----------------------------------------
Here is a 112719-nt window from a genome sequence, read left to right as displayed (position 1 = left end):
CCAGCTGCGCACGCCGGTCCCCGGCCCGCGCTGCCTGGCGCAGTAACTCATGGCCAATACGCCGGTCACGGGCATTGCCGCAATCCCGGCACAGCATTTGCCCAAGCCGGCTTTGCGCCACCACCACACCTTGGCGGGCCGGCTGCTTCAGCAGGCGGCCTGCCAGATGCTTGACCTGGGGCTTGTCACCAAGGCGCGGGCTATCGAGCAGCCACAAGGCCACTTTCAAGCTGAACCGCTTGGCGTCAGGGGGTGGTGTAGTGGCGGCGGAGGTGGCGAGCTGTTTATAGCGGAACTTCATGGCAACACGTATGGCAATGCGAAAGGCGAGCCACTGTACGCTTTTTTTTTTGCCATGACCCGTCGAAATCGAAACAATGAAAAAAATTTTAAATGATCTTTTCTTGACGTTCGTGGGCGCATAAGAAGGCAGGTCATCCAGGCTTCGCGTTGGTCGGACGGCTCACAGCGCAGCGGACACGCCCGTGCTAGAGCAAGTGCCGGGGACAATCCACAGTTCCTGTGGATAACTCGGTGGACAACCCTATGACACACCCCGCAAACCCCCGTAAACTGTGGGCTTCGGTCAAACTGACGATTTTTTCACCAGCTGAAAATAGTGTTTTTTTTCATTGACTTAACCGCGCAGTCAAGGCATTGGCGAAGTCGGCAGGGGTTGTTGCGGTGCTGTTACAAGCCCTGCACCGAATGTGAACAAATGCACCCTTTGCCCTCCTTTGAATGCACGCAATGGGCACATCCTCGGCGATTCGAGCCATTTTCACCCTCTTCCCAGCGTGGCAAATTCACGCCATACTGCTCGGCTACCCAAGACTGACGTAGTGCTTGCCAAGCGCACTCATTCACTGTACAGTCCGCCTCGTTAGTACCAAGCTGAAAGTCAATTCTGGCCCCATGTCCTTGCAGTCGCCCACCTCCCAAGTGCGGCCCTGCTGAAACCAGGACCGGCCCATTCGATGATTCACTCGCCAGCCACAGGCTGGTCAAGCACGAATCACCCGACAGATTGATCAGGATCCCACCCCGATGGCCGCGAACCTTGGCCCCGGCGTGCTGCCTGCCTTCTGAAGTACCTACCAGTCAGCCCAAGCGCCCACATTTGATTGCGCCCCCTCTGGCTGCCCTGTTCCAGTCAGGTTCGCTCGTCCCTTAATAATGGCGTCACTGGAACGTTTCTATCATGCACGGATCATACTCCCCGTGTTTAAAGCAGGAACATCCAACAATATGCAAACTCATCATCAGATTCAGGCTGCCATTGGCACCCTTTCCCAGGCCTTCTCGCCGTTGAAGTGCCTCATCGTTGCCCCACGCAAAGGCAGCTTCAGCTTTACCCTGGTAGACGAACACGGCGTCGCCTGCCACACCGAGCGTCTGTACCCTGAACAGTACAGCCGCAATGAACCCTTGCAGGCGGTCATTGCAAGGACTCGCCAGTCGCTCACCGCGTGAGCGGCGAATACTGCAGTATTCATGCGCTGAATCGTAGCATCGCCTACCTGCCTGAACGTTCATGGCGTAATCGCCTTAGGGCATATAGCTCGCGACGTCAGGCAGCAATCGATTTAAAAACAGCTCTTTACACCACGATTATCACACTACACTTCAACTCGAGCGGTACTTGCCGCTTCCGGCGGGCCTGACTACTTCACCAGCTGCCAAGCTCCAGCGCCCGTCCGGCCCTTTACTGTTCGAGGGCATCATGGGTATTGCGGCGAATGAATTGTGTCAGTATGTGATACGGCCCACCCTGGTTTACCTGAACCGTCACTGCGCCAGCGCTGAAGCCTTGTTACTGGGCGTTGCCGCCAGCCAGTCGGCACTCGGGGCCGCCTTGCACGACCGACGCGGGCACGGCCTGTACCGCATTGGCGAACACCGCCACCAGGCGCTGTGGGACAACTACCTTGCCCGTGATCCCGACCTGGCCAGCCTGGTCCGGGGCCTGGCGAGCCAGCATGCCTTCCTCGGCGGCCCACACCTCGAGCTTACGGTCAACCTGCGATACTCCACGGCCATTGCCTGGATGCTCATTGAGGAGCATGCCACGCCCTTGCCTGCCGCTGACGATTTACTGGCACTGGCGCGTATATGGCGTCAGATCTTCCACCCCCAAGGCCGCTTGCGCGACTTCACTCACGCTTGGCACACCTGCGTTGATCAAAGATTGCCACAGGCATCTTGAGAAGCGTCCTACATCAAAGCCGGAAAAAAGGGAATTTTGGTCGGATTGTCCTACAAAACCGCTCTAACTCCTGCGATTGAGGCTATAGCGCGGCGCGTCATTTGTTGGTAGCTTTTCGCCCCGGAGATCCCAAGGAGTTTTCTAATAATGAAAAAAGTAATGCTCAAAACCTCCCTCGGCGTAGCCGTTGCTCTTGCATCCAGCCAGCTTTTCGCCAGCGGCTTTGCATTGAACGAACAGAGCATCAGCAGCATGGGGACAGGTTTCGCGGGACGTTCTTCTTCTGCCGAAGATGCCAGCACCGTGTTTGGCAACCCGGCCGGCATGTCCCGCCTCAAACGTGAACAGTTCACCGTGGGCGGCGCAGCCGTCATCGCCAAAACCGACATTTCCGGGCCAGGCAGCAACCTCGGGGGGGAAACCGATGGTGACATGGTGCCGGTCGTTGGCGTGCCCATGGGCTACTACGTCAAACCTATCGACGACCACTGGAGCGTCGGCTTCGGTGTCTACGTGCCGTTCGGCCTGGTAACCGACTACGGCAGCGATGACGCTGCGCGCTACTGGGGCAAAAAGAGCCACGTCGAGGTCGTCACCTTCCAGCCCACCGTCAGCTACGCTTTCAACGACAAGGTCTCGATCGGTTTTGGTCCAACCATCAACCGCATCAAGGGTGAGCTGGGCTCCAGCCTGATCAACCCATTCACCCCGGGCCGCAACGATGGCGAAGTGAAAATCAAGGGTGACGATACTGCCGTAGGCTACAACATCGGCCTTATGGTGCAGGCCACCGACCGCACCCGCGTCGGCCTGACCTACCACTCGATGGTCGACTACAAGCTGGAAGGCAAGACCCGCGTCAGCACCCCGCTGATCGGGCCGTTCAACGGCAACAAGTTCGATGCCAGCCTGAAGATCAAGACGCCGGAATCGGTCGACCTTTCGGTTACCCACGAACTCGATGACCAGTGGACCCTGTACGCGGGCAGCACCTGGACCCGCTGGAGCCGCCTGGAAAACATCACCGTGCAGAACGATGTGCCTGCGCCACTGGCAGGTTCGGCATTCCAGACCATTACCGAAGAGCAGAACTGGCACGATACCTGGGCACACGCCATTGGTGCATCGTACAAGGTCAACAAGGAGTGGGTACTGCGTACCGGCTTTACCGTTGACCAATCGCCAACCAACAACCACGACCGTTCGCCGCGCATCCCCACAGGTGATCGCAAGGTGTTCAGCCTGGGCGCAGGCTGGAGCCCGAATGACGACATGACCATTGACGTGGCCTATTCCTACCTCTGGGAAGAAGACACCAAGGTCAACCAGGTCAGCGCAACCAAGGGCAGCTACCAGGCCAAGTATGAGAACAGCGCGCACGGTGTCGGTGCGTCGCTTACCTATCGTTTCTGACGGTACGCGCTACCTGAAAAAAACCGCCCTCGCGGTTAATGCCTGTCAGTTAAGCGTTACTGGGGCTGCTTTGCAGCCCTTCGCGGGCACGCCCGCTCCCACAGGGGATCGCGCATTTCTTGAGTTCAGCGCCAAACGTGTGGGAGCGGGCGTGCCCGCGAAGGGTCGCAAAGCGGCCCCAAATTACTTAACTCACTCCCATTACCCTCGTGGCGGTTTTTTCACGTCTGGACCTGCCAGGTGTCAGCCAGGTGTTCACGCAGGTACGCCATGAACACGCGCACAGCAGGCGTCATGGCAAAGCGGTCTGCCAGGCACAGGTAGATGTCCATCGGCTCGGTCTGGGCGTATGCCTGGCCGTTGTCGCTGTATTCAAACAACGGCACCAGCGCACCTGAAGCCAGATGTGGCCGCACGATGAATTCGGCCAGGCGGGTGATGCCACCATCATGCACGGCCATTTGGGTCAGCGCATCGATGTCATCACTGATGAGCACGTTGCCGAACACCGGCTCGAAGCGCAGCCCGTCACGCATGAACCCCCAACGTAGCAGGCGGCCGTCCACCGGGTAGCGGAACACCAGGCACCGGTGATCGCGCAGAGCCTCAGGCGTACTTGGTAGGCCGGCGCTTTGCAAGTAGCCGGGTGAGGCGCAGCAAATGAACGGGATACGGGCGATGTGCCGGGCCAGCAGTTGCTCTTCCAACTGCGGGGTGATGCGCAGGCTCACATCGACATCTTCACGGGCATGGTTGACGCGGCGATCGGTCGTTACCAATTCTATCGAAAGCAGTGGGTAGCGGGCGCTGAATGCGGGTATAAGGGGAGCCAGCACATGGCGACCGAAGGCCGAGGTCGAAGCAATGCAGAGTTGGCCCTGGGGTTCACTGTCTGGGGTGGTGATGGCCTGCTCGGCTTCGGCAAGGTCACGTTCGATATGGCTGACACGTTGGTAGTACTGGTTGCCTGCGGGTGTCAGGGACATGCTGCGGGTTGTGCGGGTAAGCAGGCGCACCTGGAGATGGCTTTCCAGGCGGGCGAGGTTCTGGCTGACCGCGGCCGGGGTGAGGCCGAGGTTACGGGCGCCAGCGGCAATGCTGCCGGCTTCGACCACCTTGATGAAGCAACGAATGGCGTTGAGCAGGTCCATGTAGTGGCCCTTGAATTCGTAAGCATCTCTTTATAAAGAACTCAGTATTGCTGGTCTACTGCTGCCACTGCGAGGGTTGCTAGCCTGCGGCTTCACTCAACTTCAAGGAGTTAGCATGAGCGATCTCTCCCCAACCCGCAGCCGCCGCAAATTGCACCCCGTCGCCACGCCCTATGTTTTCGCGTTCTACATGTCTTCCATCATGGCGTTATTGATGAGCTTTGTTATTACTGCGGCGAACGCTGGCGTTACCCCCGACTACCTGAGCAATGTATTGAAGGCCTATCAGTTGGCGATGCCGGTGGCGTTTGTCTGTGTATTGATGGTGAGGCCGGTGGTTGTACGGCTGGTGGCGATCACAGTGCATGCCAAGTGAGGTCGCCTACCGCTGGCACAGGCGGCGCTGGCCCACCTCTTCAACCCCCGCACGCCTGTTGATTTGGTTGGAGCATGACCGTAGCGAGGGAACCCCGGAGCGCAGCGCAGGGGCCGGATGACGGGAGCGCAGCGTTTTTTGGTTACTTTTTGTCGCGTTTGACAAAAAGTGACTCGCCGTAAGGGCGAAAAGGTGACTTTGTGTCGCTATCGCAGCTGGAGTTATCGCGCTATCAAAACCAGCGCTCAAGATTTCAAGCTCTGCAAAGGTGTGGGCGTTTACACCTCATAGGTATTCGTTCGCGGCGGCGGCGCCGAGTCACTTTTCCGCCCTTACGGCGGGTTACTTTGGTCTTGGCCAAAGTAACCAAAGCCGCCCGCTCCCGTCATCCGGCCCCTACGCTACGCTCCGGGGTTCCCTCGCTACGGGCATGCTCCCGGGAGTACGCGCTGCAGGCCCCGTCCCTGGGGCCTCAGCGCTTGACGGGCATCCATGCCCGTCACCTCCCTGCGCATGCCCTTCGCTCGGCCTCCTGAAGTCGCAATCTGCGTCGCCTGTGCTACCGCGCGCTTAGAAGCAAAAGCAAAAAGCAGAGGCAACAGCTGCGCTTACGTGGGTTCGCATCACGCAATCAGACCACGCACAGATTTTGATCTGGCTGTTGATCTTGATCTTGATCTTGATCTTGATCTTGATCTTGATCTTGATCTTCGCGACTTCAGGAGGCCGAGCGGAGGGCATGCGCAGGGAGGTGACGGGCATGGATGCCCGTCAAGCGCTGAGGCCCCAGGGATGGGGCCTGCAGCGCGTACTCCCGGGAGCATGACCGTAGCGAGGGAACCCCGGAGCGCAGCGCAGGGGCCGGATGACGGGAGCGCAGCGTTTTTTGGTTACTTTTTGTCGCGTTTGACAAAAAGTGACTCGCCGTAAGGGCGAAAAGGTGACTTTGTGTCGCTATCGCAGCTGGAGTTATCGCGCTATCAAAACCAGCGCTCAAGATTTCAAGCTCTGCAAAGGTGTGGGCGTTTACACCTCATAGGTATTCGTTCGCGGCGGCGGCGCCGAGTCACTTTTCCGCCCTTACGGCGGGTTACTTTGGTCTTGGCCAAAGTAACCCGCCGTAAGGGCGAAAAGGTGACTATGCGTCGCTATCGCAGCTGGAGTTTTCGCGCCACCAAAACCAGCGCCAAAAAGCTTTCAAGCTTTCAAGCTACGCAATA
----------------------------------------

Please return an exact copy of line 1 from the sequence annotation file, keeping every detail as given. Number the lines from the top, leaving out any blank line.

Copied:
Here is a 112719-nt window from a genome sequence, read left to right as displayed (position 1 = left end):